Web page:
A storm-packed storm system will march across the southern United States through the weekend into early next week. (Capital Weather Gang and Pivotal Weather) El Niño winters like the one we are entering are known for their moisture-rich southern storms. Maybe it is a huge surprise, that is a great winter storm in the Southern United States, which could dump in the Southern Appalachians. This developing winter storm, with Pacific origins, will affect the Southern Plains to the Mid-Atlantic. The storm kicks into the gear Friday and the lasts into the early next week before departing. As soon as possible, it was in the Arkansas / Missouri border region. Additional watches and warnings will be extended into the days to come.
(National Weather Service) On Friday, a low-pressure system begins to form over Texas and northern Mexico. Heavy rain spreads across Texas. Wintry precipitation is expected from New Mexico through the Texas Panhandle and eventually into parts of Oklahoma heading into Saturday. In the warm sector of this storm system, across the South, widespread rainfall. A big chunk of East Texas may end with six inches of rain, including Houston, San Antonio and Austin. In this region, the flood warnings are up because of the heavy rainfall. Any severe storm threat limited to the northern Gulf Coast, thus limiting the northward expansion of the warm and humid air. Storms containing damaging winds and hail could develop into parts of the South, especially Saturday.
Precipitation totals (including melted ice and snow) (Capital Weather Gang and Pivotal Weather) This is a limited edition, with a swath of wintry. Snow totals are likely to first peak in the Southern Plains and Ozarks into Saturday, easing some through the Tennessee Valley before the Southern Appalachians on Sunday. Along with the snow threat, especially in the Southern Plains. Widespread freezing rain accumulations 0.10 inches to 0.25 inches are possible northwest Texas through southwest Oklahoma and into northwest Arkansas. Some locations may be seen. In Oklahoma City, where 3 to 6 inches of snow and ice are predicted Friday morning through Saturday night, shoppers are clearing grocery store of staples: ❄️BREAD AND MILK! ️☃️Bread aisle looking bare! Edie's Walmart. People buying bread ahead of the major snowstorm. pic.twitter.com/YIsaqZrqtJ– Abigail Ogle (@KOCOAbigail) December 6, 2018 The most important impact may be the Southern Appalachians. In Western North Carolina and Southwest Virginia, Saturday night through Sunday night. Heavy snow may also blanket portions of North Carolina, eastern Tennessee and Kentucky and southwest Virginia. Some of the high terrain in western North Carolina.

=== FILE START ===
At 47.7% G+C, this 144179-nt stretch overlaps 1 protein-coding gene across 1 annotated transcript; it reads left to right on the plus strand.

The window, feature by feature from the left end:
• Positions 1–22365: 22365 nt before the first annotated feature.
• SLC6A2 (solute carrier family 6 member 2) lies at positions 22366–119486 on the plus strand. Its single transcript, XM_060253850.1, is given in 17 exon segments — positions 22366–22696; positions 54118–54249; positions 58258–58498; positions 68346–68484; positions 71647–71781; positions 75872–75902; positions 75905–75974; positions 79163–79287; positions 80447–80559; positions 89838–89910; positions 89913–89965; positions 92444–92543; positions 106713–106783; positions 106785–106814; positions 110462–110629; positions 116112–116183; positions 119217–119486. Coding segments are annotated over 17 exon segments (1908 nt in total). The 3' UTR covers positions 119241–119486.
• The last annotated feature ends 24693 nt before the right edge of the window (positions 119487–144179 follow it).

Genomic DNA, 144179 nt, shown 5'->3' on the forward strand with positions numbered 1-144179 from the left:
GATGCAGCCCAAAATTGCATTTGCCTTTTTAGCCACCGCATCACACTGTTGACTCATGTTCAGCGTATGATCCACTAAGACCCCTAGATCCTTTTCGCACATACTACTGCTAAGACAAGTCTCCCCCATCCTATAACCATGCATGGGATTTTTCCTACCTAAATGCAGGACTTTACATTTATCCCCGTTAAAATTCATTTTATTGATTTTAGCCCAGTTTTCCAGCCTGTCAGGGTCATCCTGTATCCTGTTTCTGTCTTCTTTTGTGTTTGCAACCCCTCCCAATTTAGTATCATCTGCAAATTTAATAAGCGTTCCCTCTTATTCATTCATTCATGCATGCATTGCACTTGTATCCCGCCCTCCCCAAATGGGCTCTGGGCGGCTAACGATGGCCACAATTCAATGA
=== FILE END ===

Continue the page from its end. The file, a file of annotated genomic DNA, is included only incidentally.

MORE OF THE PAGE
Snowfall forecast from the United States of America. (weatherbell.com) A number of population centers in western North Carolina and Southwest Virginia are likely to see substantial accumulation. Asheville: 12 to 24 inches Blacksburg: 8 to 14 inches Roanoke: 5 to 10 inches Lynchburg: 3 to 6 inches If a foot of snow falls in Asheville, it would mark the fifth-biggest storm on record. 18.2 inches to top the biggest snowstorm on record, from March 1993, which is a possibility. 22 "of snow for / near #Asheville, NC. In the Superstorm of 1993. Here are the top 5 snowstorms in the Asheville history.
1. 18.2 "March 1993
2. 16.3 "Dec 1971
3. 15.9 "Feb 1969
4. 14.0: Jan 1988
5. 11.5 "April 1987 pic.twitter.com/m7L6Ibtudn– Mike Bettes (@mikebettes) December 5, 2018 Some questions remain about the intensity of snowfall. Greensboro, Charlotte, Raleigh and Richmond are waiting to be seen in this area. How to accumulate snowfall makes it into the Mid-Atlantic is up for much debate. The dividing line between the snow and just flurries may be set up in Central Virginia around Charlottesville – which could see several inches or just a dusting on the storm's northward extent. The Washington region seems unlikely to be snowfall, but it's certainly possible to get into the Atlantic Ocean, especially if it shifts north.